Unless you’ve been a long time *nix user, you may not be part of the EMacx, vs vi school. Perhaps like me, you prefer using something like Nano to edit text files in the terminal.
Problem is, on many systems such as those running embedded Linux and using something like Busybox, these more user friendly editors simply aren’t available. Even if the system has a package manager and their exists your favourite editor in a package repositry, you may not have the permissions to install them. But you still need to edit a text file. Granted, if you’re not root or listed in sudoers, you’re not going to be able to edit anything in /etc anyway but maybe you just need to write a note in /home.
Thankfully the text editor vi should always be included in a Posix compatible environment, like those running Busy Box. But you load it up and realise you can’t use your mouse and you don’t have time to read the manual. Fear not, see below.
Vi operates in 2 modes. Command and insert. Insert is where you actually enter text, command operate upon the text.
Press i to enter insert mode and esc to back out to command mode.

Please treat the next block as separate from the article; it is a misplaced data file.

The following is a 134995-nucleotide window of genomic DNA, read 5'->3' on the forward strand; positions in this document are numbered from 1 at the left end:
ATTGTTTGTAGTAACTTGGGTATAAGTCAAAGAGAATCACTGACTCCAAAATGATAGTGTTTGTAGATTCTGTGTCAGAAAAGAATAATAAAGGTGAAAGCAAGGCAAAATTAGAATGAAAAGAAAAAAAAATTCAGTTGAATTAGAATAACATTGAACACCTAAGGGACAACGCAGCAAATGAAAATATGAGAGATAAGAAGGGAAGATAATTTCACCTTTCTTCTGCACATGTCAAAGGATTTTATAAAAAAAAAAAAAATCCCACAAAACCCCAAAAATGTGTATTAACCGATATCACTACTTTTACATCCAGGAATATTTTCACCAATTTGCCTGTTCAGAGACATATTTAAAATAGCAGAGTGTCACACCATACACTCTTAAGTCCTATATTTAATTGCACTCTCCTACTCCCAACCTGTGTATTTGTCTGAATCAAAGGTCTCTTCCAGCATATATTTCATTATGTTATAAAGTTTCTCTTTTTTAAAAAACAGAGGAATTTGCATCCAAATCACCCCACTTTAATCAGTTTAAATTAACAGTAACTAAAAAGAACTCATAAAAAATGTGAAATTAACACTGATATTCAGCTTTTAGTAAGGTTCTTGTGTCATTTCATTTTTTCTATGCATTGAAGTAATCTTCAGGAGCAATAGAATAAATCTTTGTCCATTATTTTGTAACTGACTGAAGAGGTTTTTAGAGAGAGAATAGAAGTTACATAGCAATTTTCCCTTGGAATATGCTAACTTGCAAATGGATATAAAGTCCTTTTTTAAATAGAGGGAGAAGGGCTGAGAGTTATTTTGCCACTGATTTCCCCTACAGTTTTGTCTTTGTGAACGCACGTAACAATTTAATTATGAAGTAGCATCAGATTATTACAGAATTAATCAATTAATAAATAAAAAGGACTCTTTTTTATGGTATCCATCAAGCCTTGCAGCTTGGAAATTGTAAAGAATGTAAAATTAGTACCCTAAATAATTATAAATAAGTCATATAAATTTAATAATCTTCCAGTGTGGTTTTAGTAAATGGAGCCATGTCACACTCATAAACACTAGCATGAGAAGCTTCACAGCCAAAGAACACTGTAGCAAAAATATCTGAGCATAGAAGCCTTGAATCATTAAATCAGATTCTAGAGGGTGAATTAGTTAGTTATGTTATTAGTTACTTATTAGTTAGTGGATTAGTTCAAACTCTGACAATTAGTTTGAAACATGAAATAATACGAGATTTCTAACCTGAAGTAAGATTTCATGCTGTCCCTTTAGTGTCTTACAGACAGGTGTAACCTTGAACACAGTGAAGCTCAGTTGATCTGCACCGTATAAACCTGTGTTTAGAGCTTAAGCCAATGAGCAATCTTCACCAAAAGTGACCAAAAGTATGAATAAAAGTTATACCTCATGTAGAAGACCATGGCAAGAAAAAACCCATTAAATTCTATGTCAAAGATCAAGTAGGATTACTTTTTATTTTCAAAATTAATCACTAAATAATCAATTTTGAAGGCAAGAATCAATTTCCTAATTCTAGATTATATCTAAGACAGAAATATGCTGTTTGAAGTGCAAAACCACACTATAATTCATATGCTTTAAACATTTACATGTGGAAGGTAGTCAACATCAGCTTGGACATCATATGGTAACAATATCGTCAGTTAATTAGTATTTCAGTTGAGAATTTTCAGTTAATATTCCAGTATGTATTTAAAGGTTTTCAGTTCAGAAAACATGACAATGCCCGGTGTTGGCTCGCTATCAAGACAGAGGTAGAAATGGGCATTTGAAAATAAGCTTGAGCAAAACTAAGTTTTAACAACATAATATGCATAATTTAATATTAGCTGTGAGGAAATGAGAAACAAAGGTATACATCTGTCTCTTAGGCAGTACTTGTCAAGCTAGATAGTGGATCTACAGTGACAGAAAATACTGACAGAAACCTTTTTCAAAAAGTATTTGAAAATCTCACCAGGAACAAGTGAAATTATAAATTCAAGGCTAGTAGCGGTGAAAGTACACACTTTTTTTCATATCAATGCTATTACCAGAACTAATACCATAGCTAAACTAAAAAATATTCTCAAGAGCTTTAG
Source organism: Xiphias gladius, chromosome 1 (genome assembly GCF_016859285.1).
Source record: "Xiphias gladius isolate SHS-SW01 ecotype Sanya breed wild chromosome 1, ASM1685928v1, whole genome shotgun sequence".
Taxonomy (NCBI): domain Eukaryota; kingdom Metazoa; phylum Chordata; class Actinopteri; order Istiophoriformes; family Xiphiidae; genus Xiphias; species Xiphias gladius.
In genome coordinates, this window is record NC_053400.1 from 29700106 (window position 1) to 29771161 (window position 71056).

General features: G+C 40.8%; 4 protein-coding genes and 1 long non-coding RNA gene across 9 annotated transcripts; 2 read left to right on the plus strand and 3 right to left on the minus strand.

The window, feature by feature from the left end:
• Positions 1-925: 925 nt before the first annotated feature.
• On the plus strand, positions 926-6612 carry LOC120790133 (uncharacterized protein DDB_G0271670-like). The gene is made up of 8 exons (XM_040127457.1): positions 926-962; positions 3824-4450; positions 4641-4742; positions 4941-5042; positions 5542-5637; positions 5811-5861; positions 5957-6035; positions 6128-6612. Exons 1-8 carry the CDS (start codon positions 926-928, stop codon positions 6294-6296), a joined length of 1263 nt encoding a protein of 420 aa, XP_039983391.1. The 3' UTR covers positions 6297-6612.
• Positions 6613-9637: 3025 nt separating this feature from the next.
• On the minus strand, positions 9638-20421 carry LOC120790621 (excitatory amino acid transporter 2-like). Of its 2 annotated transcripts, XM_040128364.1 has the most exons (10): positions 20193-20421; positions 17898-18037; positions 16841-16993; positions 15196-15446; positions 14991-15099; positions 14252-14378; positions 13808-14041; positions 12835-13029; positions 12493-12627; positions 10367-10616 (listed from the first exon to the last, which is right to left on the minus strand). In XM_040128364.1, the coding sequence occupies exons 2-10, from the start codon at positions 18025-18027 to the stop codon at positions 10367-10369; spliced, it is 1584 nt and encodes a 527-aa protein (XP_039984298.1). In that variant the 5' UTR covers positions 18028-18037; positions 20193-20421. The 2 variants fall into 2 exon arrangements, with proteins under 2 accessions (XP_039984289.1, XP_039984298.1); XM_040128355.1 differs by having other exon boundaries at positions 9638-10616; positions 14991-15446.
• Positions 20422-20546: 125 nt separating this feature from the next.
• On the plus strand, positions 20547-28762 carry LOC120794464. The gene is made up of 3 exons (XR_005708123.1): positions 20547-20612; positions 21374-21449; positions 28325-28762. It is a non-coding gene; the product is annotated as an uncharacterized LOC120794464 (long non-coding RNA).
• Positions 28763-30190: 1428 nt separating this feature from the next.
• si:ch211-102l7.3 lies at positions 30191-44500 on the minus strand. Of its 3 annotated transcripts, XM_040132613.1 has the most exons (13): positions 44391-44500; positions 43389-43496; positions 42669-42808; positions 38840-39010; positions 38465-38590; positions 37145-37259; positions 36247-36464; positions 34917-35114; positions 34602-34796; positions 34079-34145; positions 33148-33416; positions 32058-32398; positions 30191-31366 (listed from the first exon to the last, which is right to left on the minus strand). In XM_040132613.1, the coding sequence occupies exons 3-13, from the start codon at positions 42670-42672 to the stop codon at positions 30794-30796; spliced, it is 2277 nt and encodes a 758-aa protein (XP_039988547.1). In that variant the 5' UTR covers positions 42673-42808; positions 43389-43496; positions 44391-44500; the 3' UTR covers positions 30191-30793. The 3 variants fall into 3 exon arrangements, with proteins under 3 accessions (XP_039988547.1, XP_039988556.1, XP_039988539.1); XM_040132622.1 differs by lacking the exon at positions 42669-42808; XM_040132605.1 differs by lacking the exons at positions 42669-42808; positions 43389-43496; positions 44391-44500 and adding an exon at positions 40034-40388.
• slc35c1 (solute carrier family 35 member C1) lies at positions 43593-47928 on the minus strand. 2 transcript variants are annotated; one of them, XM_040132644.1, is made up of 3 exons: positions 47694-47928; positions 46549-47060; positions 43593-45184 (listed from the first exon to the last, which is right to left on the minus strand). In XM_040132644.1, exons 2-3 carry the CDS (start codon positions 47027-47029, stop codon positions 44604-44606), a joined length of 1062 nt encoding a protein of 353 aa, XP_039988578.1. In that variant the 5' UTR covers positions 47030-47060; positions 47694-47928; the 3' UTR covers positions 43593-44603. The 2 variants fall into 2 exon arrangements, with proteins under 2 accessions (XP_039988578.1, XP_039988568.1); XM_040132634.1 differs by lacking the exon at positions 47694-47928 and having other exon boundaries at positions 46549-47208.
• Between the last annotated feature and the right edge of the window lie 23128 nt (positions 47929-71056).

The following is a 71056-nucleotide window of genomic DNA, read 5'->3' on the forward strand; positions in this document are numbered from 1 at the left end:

If you’re not sure you’re in command or insert mode. Press escape a couple of times. You may hear a ping indicating you’re already in command mode.
These days cursor keys should work moving around in command mode, otherwise:
Left: UP: Down: Right:
h. j. k. l.
Enter insert mode
Some comomn commands: (Note caps.)
Exit with out save, ignore write protect.
Save / write
Save and overwrite protection.
Save and exit
:x. Or, :wq. Or ZZ
Save buffered file as:
Return to point of last save.
Edit another file with out leaving vi:
Some editting commands.
Give a number after command if desired.
Delete from cursor to end of word:
Delete from cursor to end of line.
Delete from current line to end of file.
Delete character under cursor:
Yank (copy) word from cursor
Yank (copy) line.
Paste after cursor.
Paste before cursor.
There are many more of course. Have a look at: